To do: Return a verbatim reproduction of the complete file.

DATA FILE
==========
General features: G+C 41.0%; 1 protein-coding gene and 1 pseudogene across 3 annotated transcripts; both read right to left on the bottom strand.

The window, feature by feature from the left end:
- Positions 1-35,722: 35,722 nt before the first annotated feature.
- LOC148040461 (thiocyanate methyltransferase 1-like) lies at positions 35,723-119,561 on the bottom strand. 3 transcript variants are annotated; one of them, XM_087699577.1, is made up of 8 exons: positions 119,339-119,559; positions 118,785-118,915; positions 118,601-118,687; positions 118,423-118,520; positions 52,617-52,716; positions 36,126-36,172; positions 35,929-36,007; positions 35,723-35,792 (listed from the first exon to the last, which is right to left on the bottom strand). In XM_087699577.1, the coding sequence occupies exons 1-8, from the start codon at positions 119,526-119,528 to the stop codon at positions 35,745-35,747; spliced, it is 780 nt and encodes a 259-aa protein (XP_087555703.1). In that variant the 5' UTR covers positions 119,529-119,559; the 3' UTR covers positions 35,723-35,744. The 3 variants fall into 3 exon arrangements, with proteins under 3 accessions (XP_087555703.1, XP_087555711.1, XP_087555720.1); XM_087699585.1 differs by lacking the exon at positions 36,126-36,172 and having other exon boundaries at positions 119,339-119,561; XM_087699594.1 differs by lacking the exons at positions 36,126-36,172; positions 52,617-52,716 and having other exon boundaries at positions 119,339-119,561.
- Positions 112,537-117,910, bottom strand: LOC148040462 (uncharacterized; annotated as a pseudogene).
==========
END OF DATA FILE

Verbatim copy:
General features: G+C 41.0%; 1 protein-coding gene and 1 pseudogene across 3 annotated transcripts; both read right to left on the bottom strand.

The window, feature by feature from the left end:
- Positions 1-35,722: 35,722 nt before the first annotated feature.
- LOC148040461 (thiocyanate methyltransferase 1-like) lies at positions 35,723-119,561 on the bottom strand. 3 transcript variants are annotated; one of them, XM_087699577.1, is made up of 8 exons: positions 119,339-119,559; positions 118,785-118,915; positions 118,601-118,687; positions 118,423-118,520; positions 52,617-52,716; positions 36,126-36,172; positions 35,929-36,007; positions 35,723-35,792 (listed from the first exon to the last, which is right to left on the bottom strand). In XM_087699577.1, the coding sequence occupies exons 1-8, from the start codon at positions 119,526-119,528 to the stop codon at positions 35,745-35,747; spliced, it is 780 nt and encodes a 259-aa protein (XP_087555703.1). In that variant the 5' UTR covers positions 119,529-119,559; the 3' UTR covers positions 35,723-35,744. The 3 variants fall into 3 exon arrangements, with proteins under 3 accessions (XP_087555703.1, XP_087555711.1, XP_087555720.1); XM_087699585.1 differs by lacking the exon at positions 36,126-36,172 and having other exon boundaries at positions 119,339-119,561; XM_087699594.1 differs by lacking the exons at positions 36,126-36,172; positions 52,617-52,716 and having other exon boundaries at positions 119,339-119,561.
- Positions 112,537-117,910, bottom strand: LOC148040462 (uncharacterized; annotated as a pseudogene).